Adoption of bigger houses is on the rise on the platform. The other trend is during weekends, people are not travelling to a different city all the time. Staycation is becoming a big play in India. People are booking something 10 km outside their city and then travelling in large groups. So a lot of farm houses or villas get booked on Airbnb. We are also seeing heritage listings being booked. So in Goa, people are looking for 100-year-old villas or Portuguese villas. We have a villa which is 400- year old and the family still lives there and hosts people and shares the great stories they have. In Rajasthan, we are seeing old, refurbished havelis getting listed. As awareness increases, more unique places will come on the platform.

Airbnb has also been catering to business travellers. What are you doing to target them?

It is something very recent but we have seen rapid growth. Almost 700,000 companies globally use Airbnb. So 15% of all Airbnb stays are now for work. Even in India, more than 4,000 companies are using Airbnb for work and we launched it only six months ago. Corporate travellers are incorporating work and leisure. Also, the number of people in a reservation is not one. It is two to four people who travel together for work. So there are teams travelling together, brainstorming and bonding together.

Relocation is also growing. So if you are moving to a different city, and you want to first get a feel of the neighbourhood, it’s best to book a house on Airbnb and stay in the neighbourhood before doing it for a longer term.

Can you elaborate more on liability insurance and property damage protection that you offer to Airbnb hosts? Are they charged anything for it?

For a small fee that we charge our consumer, which is the platform fee, we provide a $1 million damage protection to host. Any specific damage to your home is covered under the $1 million umbrella. And accidents can happen. If a family is visiting, and they are using something in your living room and something breaks, we don’t want the host to have a sleepless night. However, cases like property damage are extremely rare. For almost all the reservations that we have had in the last year, globally, the cases of significant damage above $1,000 were 0.001%.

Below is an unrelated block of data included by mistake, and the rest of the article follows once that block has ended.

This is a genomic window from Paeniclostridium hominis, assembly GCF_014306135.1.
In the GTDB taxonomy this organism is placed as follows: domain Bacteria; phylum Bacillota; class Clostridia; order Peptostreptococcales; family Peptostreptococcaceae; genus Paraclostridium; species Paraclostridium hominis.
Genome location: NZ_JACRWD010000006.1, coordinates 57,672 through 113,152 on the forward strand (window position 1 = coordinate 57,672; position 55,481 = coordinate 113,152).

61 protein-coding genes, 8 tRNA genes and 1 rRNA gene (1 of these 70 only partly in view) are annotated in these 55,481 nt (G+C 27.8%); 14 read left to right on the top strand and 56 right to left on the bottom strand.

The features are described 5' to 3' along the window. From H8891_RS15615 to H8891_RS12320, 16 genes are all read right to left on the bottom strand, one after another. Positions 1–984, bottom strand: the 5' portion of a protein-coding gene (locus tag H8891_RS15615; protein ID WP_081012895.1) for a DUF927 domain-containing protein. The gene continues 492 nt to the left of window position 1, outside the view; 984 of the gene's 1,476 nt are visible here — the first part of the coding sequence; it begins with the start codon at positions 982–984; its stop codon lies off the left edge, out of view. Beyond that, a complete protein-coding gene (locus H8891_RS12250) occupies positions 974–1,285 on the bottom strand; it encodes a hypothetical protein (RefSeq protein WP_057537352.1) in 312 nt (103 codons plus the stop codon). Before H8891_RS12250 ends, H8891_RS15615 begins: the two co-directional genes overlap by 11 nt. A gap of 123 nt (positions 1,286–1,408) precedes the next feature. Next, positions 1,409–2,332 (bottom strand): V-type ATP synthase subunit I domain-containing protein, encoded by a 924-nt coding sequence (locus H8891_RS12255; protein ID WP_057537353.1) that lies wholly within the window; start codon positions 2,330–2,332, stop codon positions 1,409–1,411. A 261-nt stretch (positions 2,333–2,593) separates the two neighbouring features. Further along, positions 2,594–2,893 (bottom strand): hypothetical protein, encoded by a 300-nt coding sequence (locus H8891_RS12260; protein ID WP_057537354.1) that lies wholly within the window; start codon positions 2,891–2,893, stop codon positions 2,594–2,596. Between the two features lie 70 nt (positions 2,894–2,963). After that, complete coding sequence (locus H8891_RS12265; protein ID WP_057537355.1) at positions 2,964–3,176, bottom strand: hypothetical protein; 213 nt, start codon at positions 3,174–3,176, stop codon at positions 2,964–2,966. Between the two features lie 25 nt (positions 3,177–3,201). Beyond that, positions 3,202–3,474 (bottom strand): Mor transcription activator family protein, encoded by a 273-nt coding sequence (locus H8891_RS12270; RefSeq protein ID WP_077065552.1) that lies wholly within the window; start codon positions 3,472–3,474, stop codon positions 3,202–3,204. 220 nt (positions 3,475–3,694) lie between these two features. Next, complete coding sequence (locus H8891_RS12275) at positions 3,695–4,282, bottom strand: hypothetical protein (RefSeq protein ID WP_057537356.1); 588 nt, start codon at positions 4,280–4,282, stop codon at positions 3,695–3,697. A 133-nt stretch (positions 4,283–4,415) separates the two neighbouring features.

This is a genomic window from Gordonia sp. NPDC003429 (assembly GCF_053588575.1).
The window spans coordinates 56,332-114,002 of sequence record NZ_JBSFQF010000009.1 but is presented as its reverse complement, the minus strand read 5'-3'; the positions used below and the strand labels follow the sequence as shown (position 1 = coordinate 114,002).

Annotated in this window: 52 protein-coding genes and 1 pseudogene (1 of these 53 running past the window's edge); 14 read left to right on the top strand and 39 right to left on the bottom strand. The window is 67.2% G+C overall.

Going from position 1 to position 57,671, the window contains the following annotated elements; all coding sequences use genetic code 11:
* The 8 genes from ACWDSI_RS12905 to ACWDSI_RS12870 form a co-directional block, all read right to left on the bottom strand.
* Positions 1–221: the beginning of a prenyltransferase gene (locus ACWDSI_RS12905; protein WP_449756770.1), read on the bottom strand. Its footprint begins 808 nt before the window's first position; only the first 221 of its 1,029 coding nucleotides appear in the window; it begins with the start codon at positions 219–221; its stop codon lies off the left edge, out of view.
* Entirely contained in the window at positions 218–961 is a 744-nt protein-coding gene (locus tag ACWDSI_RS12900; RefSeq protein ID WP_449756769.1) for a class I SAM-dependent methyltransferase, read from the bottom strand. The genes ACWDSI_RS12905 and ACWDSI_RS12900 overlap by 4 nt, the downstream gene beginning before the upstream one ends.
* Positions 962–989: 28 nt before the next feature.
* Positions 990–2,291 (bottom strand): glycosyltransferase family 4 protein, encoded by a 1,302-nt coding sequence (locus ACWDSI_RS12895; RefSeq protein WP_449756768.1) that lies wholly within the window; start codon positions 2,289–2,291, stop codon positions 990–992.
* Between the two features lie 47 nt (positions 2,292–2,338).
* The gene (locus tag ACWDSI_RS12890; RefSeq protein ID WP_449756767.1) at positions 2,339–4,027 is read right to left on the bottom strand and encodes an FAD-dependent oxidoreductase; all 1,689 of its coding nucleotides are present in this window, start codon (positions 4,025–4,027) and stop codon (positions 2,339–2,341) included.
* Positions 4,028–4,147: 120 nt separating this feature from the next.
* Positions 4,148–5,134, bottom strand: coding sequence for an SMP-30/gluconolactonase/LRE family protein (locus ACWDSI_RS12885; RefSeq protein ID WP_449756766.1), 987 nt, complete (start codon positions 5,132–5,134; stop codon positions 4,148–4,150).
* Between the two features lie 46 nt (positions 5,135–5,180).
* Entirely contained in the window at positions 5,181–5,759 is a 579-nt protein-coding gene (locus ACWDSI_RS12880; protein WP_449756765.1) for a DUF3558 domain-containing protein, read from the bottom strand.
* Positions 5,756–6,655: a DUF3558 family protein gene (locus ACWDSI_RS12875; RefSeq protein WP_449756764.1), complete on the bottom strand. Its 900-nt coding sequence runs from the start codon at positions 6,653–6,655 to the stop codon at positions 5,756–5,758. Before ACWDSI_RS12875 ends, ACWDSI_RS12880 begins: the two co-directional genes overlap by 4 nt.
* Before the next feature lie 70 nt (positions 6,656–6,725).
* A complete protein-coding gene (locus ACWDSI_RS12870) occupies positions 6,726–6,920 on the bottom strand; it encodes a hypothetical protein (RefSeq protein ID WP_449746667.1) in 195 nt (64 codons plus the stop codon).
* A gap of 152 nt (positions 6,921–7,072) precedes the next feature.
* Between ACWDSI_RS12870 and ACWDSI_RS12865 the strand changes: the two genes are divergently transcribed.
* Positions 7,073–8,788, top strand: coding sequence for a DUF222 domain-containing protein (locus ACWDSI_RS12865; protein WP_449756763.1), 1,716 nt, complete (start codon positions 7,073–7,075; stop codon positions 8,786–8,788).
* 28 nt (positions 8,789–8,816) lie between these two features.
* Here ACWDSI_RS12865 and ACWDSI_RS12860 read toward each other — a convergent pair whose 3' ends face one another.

Are rentals in the Airbnb model better for the host? Why shouldn’t someone just put a property on rent instead?

You should look at Airbnb as a community who like to welcome people from other parts of the world. So a direct rental comparison may not be right. The year-on-year growth in listing clearly shows that it makes economic sense for people to do this while giving them the flexibility to do much more. As a people-powered platform, flexibility is what drives growth. You can turn off hosting whenever you want, you can host for a certain amount of days in a year, or a certain price in a certain year. That flexibility makes the platform more robust.

What about the pricing?

We are an open platform, so the pricing is decided by hosts themselves. We have built-in tools to help the hosts choose the right pricing. The pricing is dynamic but the final choice rests with the host. We take a revenue fee out of it, which is 3%. A lot of hosts on Airbnb don’t do it for money. I met a host who were empty nesters and they priced their lavish bungalow at $20 a night with meals. So when we told them you can charge two times the current price, they said they did this not for money but to meet new people.

What percentage of the traveller’s pie are you targeting?

Our target right now is the millennial population in India because we believe they are more likely to value experiential travel. Also, they are trend setters. What they do and how they travel becomes a trend for other segments to follow. So our entire focus right now is to ensure that the Indian millennial population across top urban areas as well as tier II towns understand the benefits of this network. We want to ensure than we are the default pick for their travelling.